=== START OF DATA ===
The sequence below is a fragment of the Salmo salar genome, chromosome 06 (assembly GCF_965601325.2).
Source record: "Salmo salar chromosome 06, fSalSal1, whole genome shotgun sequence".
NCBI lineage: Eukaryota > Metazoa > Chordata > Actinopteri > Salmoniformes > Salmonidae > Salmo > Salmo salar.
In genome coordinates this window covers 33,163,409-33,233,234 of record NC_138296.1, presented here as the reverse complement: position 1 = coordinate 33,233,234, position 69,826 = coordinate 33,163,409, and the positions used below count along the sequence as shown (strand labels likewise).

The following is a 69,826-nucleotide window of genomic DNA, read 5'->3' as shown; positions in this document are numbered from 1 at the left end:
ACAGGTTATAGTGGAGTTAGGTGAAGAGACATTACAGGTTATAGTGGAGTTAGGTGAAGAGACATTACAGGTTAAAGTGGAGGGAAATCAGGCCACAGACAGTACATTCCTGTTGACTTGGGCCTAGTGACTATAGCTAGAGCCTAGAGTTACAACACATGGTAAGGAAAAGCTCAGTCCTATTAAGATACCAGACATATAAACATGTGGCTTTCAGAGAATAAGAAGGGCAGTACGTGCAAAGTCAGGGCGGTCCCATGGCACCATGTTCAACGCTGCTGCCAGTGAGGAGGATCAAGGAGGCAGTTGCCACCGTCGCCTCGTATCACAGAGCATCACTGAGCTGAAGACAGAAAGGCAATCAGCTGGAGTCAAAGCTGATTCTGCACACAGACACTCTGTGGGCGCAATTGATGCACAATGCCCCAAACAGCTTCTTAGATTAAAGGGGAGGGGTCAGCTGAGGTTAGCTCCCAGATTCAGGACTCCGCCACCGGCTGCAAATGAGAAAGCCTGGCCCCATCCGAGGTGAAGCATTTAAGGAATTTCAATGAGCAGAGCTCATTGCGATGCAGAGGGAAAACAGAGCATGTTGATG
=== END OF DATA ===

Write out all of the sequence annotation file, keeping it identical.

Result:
The sequence below is a fragment of the Salmo salar genome, chromosome 06 (assembly GCF_965601325.2).
Source record: "Salmo salar chromosome 06, fSalSal1, whole genome shotgun sequence".
NCBI lineage: Eukaryota > Metazoa > Chordata > Actinopteri > Salmoniformes > Salmonidae > Salmo > Salmo salar.
In genome coordinates this window covers 33,163,409-33,233,234 of record NC_138296.1, presented here as the reverse complement: position 1 = coordinate 33,233,234, position 69,826 = coordinate 33,163,409, and the positions used below count along the sequence as shown (strand labels likewise).

The following is a 69,826-nucleotide window of genomic DNA, read 5'->3' as shown; positions in this document are numbered from 1 at the left end:
ACAGGTTATAGTGGAGTTAGGTGAAGAGACATTACAGGTTATAGTGGAGTTAGGTGAAGAGACATTACAGGTTAAAGTGGAGGGAAATCAGGCCACAGACAGTACATTCCTGTTGACTTGGGCCTAGTGACTATAGCTAGAGCCTAGAGTTACAACACATGGTAAGGAAAAGCTCAGTCCTATTAAGATACCAGACATATAAACATGTGGCTTTCAGAGAATAAGAAGGGCAGTACGTGCAAAGTCAGGGCGGTCCCATGGCACCATGTTCAACGCTGCTGCCAGTGAGGAGGATCAAGGAGGCAGTTGCCACCGTCGCCTCGTATCACAGAGCATCACTGAGCTGAAGACAGAAAGGCAATCAGCTGGAGTCAAAGCTGATTCTGCACACAGACACTCTGTGGGCGCAATTGATGCACAATGCCCCAAACAGCTTCTTAGATTAAAGGGGAGGGGTCAGCTGAGGTTAGCTCCCAGATTCAGGACTCCGCCACCGGCTGCAAATGAGAAAGCCTGGCCCCATCCGAGGTGAAGCATTTAAGGAATTTCAATGAGCAGAGCTCATTGCGATGCAGAGGGAAAACAGAGCATGTTGATG